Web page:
For the past nine years Lorna and Sedgewick Boxall have lived at “Cherryripe”, The Green, Lt. Thurlow. They have two sons: Tony, a quantity surveyor and Paul, a projects engineer. At one time one of their sons and his wife also lived there with them. Their grandson is eighteen and granddaughter sixteen. Both enjoy joining Lorna and Sedge in their touring van for holidays.
Lorna and Sedge were publicans at the “Cherry Tree”, Stradishall for thirty two years, arriving on October 31st 1956. This was a time when RAF Stradishall was still an active aerodrome with many national service men. Great fun and entertainment were had all round, both officers and men. The young men lived for Thursday night which was pay day. The Cherry Tree was a second officers’ mess! There was friendly rivalry with the Royal Oak where Val Woodard was the landlord, with lots of teasing and fun about the price and quantity of the beer at each pub. Sedge and Val became good friends. The Boxall and Woodard children were at school together in Wickhambrook and then Clare.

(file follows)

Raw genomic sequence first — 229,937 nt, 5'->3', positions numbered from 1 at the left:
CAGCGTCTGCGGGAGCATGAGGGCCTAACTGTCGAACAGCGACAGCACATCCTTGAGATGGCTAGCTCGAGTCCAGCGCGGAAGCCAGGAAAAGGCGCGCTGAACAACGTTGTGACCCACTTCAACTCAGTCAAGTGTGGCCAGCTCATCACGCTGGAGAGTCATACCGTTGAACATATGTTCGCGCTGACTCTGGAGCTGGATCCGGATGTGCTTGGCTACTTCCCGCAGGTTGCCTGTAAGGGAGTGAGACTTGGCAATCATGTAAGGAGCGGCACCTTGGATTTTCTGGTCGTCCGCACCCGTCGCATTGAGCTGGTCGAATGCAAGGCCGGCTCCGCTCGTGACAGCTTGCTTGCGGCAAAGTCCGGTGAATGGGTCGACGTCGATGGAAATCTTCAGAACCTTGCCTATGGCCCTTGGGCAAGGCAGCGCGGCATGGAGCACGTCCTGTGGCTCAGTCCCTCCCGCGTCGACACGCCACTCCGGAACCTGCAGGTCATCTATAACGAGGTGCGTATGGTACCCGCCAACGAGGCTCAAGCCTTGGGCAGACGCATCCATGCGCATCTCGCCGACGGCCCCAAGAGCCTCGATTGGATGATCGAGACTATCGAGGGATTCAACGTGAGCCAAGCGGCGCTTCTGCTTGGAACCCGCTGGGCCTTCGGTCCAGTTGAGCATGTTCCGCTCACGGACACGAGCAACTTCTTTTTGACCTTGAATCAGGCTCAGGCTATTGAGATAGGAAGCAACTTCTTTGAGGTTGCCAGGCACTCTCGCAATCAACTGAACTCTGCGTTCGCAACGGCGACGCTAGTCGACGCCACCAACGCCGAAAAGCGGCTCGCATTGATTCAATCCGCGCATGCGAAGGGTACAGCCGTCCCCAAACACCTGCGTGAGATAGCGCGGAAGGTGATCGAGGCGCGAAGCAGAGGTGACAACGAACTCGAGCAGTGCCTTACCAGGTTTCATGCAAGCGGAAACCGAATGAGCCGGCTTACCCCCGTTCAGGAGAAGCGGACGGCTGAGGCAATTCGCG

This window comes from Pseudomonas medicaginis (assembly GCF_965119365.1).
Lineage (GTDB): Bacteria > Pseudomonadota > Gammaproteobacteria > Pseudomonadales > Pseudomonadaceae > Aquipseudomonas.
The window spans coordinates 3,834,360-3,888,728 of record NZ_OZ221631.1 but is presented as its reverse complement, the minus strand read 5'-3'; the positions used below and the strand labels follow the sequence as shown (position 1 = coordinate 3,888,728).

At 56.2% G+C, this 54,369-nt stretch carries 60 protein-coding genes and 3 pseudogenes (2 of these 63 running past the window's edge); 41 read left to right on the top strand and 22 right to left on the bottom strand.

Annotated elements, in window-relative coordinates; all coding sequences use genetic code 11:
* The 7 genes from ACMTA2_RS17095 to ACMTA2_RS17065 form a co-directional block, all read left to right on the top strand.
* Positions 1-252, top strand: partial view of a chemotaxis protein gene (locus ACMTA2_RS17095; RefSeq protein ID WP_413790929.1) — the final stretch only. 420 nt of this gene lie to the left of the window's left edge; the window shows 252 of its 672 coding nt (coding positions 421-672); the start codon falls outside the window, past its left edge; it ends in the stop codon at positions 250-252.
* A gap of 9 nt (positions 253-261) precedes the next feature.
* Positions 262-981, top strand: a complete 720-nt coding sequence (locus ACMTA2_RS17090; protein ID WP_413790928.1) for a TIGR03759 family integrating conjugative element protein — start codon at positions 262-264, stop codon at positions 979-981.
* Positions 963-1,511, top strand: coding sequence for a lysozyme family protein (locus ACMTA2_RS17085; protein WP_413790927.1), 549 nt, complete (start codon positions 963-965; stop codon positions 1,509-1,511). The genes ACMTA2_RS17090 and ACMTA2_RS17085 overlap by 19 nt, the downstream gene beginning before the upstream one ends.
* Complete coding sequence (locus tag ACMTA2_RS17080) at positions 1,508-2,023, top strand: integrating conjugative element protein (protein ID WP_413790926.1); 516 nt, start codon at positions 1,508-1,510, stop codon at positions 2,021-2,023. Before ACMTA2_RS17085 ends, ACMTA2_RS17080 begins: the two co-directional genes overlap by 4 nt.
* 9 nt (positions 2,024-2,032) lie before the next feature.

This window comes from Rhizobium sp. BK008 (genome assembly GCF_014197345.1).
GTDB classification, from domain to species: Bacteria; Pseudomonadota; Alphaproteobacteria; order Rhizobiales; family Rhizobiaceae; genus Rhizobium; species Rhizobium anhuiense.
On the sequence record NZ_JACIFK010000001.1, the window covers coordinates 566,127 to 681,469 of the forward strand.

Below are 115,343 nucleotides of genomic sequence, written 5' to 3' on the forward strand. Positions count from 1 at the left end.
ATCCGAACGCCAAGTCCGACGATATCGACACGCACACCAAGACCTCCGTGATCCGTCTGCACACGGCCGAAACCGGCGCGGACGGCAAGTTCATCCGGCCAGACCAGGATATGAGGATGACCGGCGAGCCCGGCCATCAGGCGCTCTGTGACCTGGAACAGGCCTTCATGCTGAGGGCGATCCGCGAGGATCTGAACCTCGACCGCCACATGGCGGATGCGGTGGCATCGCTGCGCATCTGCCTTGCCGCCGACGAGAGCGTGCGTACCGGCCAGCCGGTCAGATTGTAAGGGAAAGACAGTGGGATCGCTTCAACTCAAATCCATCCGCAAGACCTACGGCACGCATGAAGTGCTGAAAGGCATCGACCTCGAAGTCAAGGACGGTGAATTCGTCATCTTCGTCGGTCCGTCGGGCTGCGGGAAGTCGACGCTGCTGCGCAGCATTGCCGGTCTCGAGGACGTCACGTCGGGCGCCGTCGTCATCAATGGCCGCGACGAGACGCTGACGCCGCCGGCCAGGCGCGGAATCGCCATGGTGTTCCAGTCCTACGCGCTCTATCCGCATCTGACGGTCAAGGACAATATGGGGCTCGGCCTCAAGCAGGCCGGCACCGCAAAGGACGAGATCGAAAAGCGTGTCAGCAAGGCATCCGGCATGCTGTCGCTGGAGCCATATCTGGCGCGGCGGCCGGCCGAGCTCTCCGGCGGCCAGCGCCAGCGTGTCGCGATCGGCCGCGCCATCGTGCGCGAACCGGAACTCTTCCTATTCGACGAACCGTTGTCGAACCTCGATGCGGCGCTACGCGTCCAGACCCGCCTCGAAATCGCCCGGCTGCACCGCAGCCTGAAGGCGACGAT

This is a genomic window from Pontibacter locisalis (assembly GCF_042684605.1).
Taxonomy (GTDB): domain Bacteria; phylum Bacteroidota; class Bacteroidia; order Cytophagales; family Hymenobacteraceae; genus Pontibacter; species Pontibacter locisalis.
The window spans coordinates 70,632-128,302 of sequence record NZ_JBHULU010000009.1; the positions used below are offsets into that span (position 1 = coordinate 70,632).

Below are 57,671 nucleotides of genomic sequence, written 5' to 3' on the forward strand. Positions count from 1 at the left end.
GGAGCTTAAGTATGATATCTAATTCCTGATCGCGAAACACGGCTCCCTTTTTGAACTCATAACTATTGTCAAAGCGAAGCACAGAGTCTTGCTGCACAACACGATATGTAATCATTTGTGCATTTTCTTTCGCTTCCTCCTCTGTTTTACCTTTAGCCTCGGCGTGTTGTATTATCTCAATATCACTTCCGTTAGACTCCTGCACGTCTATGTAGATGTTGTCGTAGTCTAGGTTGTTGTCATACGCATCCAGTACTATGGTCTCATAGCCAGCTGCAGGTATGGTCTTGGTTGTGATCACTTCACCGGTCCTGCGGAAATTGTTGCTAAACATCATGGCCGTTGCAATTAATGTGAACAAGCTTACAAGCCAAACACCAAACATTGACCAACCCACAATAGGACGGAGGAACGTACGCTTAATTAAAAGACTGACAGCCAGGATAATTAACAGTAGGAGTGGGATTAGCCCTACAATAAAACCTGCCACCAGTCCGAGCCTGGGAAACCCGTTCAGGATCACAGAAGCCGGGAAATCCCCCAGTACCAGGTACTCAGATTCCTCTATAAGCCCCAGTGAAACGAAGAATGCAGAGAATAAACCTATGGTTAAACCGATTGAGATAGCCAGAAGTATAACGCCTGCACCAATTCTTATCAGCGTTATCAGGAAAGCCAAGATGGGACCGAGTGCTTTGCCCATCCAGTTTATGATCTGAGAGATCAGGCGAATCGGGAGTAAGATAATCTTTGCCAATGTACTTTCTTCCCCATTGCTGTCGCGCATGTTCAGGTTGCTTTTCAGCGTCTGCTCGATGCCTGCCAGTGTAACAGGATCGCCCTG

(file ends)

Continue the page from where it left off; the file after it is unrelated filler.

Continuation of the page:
When RAF Stradishall closed down in 1970 the base was used to house the Asians thrown out of Africa by Idi Amin. Helpers, social workers and staff became Cherry Tree customers. These were followed by prison staff and contractors as Stradishall was transformed into a prison.
The “Cherry Tree” was the first pub in the area to produce food: “hot dogs”, at the suggestion of an RAF officer. Sedge and Lorna remember Pauline and Bill Crooks having Bill’s retirement party there.
Their chief recreation is touring both in this country and all over the continent in their camper van. Sedge also enjoys shooting with his springer spaniel Chloe. Lorna sews and is a keen photographer.
They feel this is a very pleasant, quiet and peaceful area. They enjoy living here because all their friends live in the area. Last March one hundred and seventy people attended their golden wedding celebration; nearly all were one time customers of the Cherry Tree.
No significant changes have happened since they came to live in Thurlow, but they remember the days when they first lived in Denston and electricity had just arrived in 1955. They also had an outside toilet, the contents of which had to be buried in the garden. Sedge always did this at night out of embarrassment: the dahlias were magnificent!